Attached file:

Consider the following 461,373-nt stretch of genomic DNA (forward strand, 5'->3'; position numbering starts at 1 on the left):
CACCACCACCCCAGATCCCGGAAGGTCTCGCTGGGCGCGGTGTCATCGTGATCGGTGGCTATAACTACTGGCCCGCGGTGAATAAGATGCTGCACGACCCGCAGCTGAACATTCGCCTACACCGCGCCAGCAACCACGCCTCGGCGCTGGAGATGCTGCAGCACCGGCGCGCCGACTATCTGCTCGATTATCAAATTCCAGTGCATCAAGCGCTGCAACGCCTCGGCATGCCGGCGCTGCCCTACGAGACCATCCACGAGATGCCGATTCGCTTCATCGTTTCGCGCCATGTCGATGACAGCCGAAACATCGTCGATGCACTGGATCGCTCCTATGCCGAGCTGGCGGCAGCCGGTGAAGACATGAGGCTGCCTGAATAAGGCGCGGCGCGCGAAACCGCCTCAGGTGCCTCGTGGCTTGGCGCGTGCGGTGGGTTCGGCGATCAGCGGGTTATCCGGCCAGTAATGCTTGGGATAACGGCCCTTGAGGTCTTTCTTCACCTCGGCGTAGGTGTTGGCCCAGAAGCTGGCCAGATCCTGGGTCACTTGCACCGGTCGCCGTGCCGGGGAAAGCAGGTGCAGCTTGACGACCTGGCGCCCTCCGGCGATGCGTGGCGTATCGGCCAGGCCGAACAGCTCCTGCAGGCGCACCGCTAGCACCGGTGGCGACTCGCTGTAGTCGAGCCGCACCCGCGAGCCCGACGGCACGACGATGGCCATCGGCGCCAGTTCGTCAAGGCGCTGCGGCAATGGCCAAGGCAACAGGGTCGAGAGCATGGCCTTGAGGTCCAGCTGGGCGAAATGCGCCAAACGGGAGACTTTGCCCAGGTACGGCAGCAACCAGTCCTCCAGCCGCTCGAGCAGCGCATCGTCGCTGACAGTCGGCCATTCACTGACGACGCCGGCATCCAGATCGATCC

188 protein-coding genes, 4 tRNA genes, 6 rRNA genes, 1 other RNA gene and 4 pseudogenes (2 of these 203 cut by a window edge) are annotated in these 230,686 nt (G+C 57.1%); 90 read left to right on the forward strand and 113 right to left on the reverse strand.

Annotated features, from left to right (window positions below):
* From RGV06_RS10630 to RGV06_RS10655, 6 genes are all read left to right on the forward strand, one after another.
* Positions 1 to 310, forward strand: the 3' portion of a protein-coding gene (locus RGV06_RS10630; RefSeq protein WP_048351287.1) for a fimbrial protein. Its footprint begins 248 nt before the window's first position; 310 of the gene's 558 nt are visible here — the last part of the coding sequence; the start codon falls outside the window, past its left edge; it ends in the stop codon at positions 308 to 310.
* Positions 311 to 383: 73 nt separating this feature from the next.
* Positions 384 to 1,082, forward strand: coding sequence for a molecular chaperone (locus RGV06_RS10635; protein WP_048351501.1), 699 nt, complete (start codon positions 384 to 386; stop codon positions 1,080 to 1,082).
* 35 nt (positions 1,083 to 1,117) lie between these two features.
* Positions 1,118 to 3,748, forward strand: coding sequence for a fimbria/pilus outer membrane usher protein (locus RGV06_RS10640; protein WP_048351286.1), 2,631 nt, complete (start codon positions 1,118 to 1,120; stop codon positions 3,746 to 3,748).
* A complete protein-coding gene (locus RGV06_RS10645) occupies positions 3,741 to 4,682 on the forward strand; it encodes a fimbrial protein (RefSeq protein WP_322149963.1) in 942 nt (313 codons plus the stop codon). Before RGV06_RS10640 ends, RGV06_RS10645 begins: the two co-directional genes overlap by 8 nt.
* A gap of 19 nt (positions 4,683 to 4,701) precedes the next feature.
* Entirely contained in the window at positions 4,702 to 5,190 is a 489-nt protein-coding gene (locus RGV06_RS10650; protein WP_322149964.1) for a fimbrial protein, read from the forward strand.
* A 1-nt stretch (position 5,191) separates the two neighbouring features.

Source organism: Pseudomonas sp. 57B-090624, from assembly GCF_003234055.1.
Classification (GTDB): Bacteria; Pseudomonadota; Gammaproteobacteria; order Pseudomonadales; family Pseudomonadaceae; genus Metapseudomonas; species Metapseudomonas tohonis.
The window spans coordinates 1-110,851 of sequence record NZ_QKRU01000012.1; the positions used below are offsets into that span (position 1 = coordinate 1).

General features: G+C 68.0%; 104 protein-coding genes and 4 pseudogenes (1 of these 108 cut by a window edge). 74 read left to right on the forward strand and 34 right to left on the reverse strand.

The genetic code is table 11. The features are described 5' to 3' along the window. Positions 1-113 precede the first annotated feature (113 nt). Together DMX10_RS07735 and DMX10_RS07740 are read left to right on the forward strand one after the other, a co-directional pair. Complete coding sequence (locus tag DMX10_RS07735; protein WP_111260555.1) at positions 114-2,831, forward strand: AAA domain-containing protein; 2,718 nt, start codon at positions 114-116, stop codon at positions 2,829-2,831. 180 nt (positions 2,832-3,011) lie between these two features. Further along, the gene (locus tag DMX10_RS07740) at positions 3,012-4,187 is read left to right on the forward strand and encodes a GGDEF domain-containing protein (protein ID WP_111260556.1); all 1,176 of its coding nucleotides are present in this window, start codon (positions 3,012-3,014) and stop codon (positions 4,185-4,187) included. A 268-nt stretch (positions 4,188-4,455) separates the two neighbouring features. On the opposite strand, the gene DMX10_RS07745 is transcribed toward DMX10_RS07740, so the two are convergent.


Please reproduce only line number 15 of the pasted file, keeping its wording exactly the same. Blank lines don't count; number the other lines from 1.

Source organism: Pseudomonas sp. 57B-090624, from assembly GCF_003234055.1.